A week isn't always enough time to tell you which of the preseason favorites has a real shot at winning in the Stanley Cup Playoffs, but it can be enough time to tell you which preseason favorite might not. This season several top contenders have exploded out of the gate (Boston, Chicago, San Jose), but others that we thought would be there right to the end have struggled early on.
Which of these teams are over their issues? Which of them still have reasons to be worried? Here is my take on which struggling contenders have righted the ship and which have tough sailing ahead.
This is a team that really looked like it was having some problems after it lost to New Jersey last week to give it three straight regulation losses to open the season, but I think they're on the way back now. Yes, Scott Hartnell is out for an extended period, and so is Andrej Meszaros. And yes, I know they lost to Tampa Bay on Sunday night, 5-1. But this team also just got Danny Briere back and if you look at Saturday night when the Flyers beat the Florida Panthers 7-1, you'll see that the guys they were counting on to score started putting the puck in the net. Guys like Matt Read, Sean Couturier -- the young players the Flyers got so much out of last year. They had to start scoring and we saw that on Saturday.
Now, I don't think this is a team that's going to get in a groove and rip off 10 in a row. Just look at Sunday. But I do think they'll go through a stretch where they win two games and then lose one, or win three and then lose two. I don't think they're a team that will take off because of their injuries, but they are clearly a good team and I think they're certainly a playoff team. Another big reason to be positive is that Briere's return gives Claude Giroux someone to play on a line with that can finish. With the work ethic and talent they have on their team I think the Flyers are through the worst part of their slump.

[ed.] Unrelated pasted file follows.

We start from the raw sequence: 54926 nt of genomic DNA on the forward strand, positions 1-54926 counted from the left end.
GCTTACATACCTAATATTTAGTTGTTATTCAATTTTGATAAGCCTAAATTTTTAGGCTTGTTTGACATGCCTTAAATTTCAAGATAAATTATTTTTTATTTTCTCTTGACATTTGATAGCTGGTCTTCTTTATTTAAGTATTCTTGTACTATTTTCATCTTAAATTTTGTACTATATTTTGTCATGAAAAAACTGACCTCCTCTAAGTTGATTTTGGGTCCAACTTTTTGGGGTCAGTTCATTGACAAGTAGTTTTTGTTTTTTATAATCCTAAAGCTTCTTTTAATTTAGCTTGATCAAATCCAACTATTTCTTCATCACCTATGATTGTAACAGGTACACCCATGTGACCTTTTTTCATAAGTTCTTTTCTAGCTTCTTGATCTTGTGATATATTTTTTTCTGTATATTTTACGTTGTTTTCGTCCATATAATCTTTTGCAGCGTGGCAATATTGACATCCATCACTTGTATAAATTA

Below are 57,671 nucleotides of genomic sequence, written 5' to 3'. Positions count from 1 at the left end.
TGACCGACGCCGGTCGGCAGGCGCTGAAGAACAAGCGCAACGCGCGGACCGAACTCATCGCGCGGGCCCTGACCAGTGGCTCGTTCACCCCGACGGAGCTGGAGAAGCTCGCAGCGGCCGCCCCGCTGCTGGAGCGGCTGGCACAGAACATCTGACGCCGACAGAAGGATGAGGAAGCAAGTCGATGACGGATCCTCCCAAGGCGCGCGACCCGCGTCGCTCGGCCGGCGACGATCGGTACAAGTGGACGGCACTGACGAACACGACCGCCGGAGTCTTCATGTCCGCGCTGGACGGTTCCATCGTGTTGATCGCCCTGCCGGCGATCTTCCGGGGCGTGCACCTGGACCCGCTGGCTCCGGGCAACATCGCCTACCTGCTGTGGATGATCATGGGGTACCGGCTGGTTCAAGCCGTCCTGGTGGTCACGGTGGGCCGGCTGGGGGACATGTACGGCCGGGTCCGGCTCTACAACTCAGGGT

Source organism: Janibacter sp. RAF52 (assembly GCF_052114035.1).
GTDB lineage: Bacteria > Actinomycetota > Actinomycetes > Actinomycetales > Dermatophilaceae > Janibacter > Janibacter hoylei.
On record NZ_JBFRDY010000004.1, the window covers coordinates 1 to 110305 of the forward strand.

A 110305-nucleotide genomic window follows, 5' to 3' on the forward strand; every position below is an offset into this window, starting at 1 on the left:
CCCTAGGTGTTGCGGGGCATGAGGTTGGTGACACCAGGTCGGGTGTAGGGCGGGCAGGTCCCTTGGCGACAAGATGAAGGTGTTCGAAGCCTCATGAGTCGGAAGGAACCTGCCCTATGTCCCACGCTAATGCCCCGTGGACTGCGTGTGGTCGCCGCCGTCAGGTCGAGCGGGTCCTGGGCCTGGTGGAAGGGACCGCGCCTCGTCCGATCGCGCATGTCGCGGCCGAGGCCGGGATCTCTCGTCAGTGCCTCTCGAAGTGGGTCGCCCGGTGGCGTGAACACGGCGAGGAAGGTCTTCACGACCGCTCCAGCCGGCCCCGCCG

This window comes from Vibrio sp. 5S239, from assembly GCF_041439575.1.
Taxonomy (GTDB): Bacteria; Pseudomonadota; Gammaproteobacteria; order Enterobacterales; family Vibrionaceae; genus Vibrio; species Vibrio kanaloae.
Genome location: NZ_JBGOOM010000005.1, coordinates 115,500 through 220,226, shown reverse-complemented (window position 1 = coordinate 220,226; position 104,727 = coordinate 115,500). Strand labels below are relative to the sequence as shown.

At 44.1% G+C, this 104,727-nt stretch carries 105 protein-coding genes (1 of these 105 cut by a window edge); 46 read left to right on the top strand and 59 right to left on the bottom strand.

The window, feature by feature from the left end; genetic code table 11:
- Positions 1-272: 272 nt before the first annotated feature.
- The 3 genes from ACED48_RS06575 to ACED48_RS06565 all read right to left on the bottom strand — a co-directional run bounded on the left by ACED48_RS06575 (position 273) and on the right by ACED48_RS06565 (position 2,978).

The Rangers were having a slow start just like the Flyers, but they, too, look like they're back -- and their comeback win Saturday night against the Toronto Maple Leafs is a good example of why. This was a good game for the Rangers to win because it wasn't easy. They came from behind and they were probably in a bit of a fragile mental state after trailing early because the team was already 1-3.
That they won isn't as important as how they did it, though. The Rangers grinded it out, played their kind of hockey and gave Toronto absolutely nothing. The Maple Leafs had hardly any offense in that game after scoring their first two goals, and the big names for the Rangers showed up. Marian Gaborik had two goals, Brad Richards had two points and Rick Nash was strong and had two assists. After their early blips, their defensive game was very good. I just thought it was a very good New York Rangers win. John Tortorella will look at the last two periods of that game on the video and be very happy with how they played.
The Capitals are the team whose fans should probably be most worried. Washington finally won yesterday against the Sabres -- the Caps were the last team in the League to get a win this season -- but I still don't like the way they're playing. The Capitals' win Sunday came after a game against the New Jersey Devils in which they rallied to score two goals in the third period to force overtime, but if you watched that game you knew the only reason they got back into it was because the Devils took five penalties in six minutes, giving Washington two long two-man advantages. The Capitals just don't know what type of team they are. Are they an offensive team? Certainly not by the numbers, not by watching them. Nicklas Backstrom isn't playing that well, Alex Ovechkin was almost nonexistent until his first goal Sunday, Mike Ribeiro hasn't added much to the team since they also lost Alexander Semin this offseason, and all of that is a shame since the goaltending has been decent. Michal Neuvirth was awesome against New Jersey and got the win against Buffalo on Sunday.
In general, though, they just don't look like a good team. They're not doing anything well and none of their best players look like they're in sync. Don't forget, head coach Adam Oates has never been in this situation before. He's never been a head coach at any level, so he's learning on the job, too. If this team loses a few more games soon, if we look at them after 10 games and see a team that's 2-8, the wheels might really fall off. Guys will start quitting or doubting themselves mentally, and it's just a really tough time for a coach. If that happens, GM George McPhee might have to wonder if after years of not tinkering with their nucleus, it might be time to make a major move.